The Brink: President Reagan and the Nuclear War Scare of 1983

Marc Ambinder. Simon & Schuster, $27 (384p) ISBN 978-1-4767-6037-7
Journalist Ambinder’s account of a serious threat of global annihilation—stemming from a 1983 NATO war exercise—is spellbinding. Ambinder lays out the grave weaknesses in America’s nuclear command-and-control structure in the early 1980s: the process the president was supposed to use to make decisions about whether to launch nuclear missiles was much too long, and the U.S.’s early warning system was unreliable. Those problems informed the Reagan administration’s approach to the Soviets; in order to mask the U.S.’s vulnerability to a first strike, Reagan sought to add to America’s nuclear arsenal (feeling that “the best way to reduce the threat to the U.S. would be to increase the threat to the Soviet Union”). The practical implications of this dysfunction manifested during Able Archer 83, “an annual dry run” of the transfer of NATO’s nuclear warheads from American control to European custodians, when a change in communication methods and patterns gave the Soviets the mistaken impression that the exercise might be a cover for an American first strike on the Soviet Union, which readied troops and nuclear weaponry to respond. While disaster was averted, Ambinder illuminates the fragility of existing safeguards against an unintentional launch, a timely topic given concerns about Iran and North Korea. He also walks the reader through the Reagan administration’s and the Soviet government’s respective internal debates about diplomatic and military strategy. This is a masterpiece of recent history. Agent: Eric Lupfer, Fletcher & Co. (July)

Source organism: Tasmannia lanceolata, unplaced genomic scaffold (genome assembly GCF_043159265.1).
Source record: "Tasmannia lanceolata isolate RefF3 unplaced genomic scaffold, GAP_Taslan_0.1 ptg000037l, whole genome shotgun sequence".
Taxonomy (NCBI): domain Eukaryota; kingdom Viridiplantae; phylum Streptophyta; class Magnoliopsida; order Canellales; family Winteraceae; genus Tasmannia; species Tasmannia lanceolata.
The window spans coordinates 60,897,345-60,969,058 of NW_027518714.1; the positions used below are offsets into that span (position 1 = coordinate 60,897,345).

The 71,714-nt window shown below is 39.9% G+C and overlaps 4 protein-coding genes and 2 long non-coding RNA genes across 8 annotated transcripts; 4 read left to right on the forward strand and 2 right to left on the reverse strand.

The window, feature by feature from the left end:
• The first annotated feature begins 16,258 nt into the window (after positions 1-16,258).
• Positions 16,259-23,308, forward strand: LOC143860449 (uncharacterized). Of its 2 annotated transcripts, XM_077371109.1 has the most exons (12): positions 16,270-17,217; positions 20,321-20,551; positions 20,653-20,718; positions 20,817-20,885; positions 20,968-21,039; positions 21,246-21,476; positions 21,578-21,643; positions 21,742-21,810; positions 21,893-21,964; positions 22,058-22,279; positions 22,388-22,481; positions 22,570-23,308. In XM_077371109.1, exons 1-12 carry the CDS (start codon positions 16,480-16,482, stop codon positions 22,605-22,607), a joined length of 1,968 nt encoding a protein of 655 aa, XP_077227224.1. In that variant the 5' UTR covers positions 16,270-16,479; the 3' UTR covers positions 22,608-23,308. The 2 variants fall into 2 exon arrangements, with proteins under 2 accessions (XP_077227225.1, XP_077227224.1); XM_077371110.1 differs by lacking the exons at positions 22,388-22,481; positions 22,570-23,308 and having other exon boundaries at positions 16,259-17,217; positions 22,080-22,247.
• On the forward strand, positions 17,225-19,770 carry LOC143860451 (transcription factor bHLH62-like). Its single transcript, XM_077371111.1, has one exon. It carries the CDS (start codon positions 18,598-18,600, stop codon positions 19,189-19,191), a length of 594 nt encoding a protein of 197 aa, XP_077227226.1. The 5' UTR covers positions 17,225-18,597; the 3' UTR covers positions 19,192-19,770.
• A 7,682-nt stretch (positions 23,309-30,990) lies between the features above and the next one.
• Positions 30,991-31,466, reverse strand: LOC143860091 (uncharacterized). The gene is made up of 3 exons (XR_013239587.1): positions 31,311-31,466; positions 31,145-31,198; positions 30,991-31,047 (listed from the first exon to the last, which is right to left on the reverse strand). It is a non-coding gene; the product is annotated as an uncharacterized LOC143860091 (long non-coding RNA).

Reviewed on: 05/28/2018
Release date: 07/10/2018
Genre: Nonfiction
Paperback - 400 pages - 978-1-4767-6038-4
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